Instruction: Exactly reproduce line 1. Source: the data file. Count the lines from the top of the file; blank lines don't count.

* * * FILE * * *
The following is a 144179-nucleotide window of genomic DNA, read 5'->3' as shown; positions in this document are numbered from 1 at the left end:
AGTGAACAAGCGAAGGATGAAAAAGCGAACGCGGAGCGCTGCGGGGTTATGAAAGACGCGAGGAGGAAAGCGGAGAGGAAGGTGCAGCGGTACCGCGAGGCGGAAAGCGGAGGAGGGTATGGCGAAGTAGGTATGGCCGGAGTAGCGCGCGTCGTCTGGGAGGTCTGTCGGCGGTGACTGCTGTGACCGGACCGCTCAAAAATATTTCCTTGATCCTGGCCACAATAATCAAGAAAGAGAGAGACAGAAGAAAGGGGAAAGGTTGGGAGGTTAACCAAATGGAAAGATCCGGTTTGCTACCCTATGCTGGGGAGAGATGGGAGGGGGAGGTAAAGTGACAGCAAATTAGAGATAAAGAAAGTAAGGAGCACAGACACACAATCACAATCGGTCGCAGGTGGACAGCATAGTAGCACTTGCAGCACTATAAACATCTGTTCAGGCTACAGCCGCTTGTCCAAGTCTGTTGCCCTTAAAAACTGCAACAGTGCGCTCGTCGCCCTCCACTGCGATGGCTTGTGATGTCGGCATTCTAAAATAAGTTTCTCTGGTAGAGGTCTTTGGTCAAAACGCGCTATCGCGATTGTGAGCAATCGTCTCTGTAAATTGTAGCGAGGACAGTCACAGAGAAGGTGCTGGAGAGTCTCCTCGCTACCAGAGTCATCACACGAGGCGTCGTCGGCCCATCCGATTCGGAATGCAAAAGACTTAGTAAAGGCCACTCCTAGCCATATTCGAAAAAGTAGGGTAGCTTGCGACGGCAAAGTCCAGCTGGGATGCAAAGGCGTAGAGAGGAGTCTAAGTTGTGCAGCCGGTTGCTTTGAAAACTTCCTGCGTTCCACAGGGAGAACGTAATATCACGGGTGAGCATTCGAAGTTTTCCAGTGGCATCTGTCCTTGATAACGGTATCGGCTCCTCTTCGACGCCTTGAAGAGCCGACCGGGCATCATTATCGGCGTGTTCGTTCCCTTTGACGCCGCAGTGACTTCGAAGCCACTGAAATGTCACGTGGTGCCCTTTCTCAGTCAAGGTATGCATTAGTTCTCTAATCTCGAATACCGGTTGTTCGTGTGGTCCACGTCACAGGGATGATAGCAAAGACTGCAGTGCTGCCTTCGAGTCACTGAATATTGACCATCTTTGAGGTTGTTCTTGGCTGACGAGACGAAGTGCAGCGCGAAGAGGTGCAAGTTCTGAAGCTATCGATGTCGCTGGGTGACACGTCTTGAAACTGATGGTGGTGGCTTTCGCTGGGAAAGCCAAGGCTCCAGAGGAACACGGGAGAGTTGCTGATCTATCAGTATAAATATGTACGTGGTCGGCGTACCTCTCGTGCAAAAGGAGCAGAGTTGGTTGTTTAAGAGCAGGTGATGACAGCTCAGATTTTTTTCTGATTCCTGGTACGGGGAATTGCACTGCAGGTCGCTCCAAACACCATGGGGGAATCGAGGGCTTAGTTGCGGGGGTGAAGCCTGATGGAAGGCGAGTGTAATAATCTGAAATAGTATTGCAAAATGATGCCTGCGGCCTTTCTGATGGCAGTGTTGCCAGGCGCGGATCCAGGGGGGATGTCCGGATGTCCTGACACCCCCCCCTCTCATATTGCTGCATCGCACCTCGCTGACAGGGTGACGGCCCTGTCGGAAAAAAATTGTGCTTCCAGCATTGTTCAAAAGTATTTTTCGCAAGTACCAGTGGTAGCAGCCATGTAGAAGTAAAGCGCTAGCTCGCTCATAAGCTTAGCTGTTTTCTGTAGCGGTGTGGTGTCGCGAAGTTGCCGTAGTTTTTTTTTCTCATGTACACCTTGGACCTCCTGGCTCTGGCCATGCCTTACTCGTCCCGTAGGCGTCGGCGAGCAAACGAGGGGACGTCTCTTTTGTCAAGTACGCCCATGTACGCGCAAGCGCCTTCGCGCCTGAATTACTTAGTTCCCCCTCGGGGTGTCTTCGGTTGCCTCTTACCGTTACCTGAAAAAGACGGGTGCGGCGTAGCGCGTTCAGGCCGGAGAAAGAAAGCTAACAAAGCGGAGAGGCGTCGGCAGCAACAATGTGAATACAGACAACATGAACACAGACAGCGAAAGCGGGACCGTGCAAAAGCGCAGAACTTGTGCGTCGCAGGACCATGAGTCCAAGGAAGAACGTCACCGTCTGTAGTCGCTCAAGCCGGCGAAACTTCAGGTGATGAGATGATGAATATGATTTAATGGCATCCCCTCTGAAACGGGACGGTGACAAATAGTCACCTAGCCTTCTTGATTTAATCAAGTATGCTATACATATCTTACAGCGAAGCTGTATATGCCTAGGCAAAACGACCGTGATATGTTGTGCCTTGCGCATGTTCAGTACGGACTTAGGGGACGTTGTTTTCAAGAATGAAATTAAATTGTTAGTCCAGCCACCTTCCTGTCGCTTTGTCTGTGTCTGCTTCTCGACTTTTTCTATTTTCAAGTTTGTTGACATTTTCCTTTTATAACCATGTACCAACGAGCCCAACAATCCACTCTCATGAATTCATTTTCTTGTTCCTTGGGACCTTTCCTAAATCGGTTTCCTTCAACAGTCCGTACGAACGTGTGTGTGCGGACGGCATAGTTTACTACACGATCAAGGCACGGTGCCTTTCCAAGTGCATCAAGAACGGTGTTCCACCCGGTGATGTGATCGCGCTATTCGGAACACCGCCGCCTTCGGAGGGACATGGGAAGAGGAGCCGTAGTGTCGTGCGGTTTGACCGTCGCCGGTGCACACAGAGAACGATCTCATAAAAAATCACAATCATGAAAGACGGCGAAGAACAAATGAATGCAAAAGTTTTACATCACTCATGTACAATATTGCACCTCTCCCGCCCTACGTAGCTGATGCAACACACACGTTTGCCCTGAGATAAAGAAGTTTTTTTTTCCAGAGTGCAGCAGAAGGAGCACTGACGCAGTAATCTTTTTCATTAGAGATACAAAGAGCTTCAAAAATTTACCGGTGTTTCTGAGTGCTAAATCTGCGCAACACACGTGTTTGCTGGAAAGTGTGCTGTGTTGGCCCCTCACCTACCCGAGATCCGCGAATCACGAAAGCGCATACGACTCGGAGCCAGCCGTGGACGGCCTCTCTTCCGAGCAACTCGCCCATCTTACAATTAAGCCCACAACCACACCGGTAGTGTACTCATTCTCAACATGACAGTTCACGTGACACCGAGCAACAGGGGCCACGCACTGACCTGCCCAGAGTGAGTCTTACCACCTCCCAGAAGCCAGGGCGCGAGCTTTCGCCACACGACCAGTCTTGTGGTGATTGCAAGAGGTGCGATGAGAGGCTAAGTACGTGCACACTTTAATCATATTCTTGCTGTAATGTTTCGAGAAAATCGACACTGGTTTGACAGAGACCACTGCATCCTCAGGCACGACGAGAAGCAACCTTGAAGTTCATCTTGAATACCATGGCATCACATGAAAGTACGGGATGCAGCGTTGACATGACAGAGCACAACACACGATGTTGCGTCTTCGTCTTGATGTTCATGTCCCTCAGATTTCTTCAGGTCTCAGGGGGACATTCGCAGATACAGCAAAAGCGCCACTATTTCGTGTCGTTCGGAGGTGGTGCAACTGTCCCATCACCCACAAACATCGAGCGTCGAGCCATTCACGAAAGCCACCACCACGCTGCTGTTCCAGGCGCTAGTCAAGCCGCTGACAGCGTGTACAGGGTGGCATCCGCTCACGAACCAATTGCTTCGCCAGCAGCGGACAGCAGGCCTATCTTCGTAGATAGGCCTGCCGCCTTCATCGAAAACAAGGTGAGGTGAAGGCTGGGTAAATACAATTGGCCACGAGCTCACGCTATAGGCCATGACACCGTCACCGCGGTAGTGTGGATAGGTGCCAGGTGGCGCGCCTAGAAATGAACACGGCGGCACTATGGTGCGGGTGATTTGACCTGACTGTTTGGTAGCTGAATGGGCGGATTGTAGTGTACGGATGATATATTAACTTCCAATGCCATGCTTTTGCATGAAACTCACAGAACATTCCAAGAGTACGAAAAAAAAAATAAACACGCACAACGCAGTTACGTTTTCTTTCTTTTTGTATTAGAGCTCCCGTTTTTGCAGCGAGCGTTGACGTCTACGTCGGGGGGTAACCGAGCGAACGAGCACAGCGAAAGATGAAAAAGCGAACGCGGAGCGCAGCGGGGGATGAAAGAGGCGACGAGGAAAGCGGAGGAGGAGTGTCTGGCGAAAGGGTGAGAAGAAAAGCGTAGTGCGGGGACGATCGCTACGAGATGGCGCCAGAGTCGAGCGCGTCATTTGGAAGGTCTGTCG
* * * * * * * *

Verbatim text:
The following is a 144179-nucleotide window of genomic DNA, read 5'->3' as shown; positions in this document are numbered from 1 at the left end: